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The Daily Wildcat

The Daily Wildcat

 

    A lucky break

    Decathlete Jake Arnold hurls the javelin during the Jim Click Shoot-out March 24. Arnold took a stroke of bad luck in high school and turned it into a national championship last year.
    Decathlete Jake Arnold hurls the javelin during the Jim Click Shoot-out March 24. Arnold took a stroke of bad luck in high school and turned it into a national championship last year.

    Becoming a collegiate decathlon champion is not the normal result of breaking one’s wrist.

    But Jake Arnold is sure that if he did not break his arm snowboarding his senior year of high school, he would never have become the 2006 NCAA decathlon champion.

    Arnold – who was also on his high school soccer, basketball and cross country teams – remembers growing impatient on the track, tired of waiting for his arm to fully heal so he could return to the pole vault. So he decided to try the hurdles with a cast on his arm.

    “”I was like ‘all right, let me try the hurdles just for fun,’ “” Arnold said.

    He ended up setting a new school record.

    He went on to win every 300-meter hurdles event he ran until he reached the California State Championships, where he finished in eighth place.

    “”I just always did events for what we needed,”” Arnold said. “”I was always doing four events at a meet and running around like a madman.””

    Although the Santa Rosa, Calif., native was recruited by nearby California, he decided to attend Arizona after “”falling in love with the campus”” and his desire to have a “”change from home.””

    Arnold walked on to the track and field team his freshman year, where he competed in the decathlon as well as individual events.

    “”People always said I should try out the decathlon because I was good at the pole vault and hurdles, which are normally the toughest for decathletes,”” he said. “”The coaches were still feeling me out. They weren’t training me very well for the whole (decathlon).””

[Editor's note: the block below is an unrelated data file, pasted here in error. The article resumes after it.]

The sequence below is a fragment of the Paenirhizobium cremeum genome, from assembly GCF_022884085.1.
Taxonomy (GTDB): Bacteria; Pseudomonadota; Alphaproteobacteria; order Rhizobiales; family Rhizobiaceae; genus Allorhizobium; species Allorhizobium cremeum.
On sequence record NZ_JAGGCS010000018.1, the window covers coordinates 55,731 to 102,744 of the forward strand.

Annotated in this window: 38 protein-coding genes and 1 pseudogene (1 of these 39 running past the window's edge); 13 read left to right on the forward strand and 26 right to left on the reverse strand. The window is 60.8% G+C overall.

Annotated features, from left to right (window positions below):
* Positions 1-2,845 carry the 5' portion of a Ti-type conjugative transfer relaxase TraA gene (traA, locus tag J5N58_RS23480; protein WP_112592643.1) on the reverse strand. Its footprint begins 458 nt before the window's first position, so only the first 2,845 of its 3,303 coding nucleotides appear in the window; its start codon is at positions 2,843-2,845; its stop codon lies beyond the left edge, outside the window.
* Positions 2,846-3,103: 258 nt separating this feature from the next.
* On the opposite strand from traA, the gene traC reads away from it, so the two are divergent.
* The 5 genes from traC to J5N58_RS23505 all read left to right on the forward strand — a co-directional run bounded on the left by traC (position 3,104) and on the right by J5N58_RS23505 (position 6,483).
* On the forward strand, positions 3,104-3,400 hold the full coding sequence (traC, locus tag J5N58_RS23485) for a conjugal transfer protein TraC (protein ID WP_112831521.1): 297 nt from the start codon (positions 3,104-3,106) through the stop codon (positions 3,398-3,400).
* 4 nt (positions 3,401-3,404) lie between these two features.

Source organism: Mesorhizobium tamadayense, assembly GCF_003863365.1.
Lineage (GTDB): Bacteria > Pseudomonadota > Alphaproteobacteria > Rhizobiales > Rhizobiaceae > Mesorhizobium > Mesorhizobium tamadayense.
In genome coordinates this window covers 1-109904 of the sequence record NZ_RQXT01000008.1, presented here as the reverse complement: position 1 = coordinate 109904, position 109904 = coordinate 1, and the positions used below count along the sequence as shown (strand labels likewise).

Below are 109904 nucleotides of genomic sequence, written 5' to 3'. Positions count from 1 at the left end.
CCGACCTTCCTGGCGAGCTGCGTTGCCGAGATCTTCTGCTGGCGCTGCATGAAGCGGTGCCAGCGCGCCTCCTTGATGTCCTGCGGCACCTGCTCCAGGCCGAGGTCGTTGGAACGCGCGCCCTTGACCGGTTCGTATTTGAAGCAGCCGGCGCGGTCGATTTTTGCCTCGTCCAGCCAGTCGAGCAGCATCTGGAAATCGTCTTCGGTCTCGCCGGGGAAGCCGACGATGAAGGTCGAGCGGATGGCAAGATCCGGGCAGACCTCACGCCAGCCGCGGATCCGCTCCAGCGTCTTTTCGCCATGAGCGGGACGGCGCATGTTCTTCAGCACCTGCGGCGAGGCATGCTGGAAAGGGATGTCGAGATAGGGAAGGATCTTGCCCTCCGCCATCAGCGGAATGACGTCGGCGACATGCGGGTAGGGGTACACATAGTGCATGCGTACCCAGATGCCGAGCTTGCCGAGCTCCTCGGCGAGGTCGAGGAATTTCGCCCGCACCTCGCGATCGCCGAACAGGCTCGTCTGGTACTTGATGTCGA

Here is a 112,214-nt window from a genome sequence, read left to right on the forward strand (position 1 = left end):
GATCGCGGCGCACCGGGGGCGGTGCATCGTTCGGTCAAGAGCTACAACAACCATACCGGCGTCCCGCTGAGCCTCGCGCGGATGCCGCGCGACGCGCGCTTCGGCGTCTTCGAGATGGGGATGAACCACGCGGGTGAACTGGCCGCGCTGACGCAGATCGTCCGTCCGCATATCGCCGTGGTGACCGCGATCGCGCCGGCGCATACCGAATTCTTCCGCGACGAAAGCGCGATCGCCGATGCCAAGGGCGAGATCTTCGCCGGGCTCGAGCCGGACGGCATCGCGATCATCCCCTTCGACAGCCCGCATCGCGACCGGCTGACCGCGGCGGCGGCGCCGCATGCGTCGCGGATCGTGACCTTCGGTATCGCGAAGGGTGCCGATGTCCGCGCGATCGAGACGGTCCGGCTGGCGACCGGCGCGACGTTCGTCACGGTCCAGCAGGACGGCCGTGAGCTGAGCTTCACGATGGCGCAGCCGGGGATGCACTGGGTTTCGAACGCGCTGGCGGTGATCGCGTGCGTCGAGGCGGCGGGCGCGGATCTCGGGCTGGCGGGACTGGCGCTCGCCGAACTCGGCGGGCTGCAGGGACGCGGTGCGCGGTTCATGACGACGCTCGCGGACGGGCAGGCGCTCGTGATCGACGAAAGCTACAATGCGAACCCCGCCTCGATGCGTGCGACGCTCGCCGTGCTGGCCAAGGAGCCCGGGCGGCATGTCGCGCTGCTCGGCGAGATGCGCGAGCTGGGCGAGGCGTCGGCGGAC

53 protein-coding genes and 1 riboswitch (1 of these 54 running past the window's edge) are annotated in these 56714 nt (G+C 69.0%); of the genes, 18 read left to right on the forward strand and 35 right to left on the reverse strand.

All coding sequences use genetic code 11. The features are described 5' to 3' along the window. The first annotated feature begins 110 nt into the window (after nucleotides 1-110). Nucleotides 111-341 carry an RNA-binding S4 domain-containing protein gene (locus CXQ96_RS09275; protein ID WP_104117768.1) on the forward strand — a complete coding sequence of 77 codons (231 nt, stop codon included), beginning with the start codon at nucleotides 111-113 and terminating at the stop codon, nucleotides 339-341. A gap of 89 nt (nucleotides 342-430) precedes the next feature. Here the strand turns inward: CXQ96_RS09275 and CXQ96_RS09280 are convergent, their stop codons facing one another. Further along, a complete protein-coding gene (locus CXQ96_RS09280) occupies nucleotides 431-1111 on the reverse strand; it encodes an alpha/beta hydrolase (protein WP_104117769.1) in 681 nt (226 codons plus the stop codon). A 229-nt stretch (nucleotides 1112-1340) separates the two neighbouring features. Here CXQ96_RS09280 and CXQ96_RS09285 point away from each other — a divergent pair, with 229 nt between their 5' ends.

As a result of improper training, Arnold blew out his shoulder early in his sophomore season. But he still practiced on the track every day, even though he couldn’t do anything with his shoulder.

    The addition to the coaching staff of multi-events and jumps coach Sheldon Blockburger, a former conference champion decathlete at Louisiana State, has dramatically helped Arnold’s track career.

    “”He understands every event really well,”” Arnold said. “”I just have one coach now (as) opposed to several coaches.””

    Blockburger said he added more discipline to the training and mindsets of his athletes.

    “”Instead of turning his mind off once he left the track, I think he is thinking about track 24 hours a day now,”” Blockburger said.

    Blockburger helped Arnold become the NCAA champion in the decathlon in his junior year last season.

    Arnold recently increased his personal decathlon record to 7,946 points at the March 29-30 LSU Combined Events.

    His goal for the season is to break the 8,000-point mark, and he’s eyeing the school record of 8,075 points set by Derek Huff in 1988.

    After he concludes his final year of eligibility after the outdoor season – Arnold graduated in 2006 with a degree in retail and consumer sciences and is now taking graduate-level communication classes – he will continue to train at Arizona for the 2008 Summer Olympics, which will be held in Beijing.

    But until he can get there, he’ll compete in the NCAA Outdoor Championships June 6-9, then in the USA Championships later in the summer, where he will try to qualify for the 2008 World Championships in Osaka, Japan.

    “”I have a real good chance of making those this year,”” Arnold said. “”The (World Championships) are a year off.

    “”If you make that, you’re (among) some of the best in the world.””

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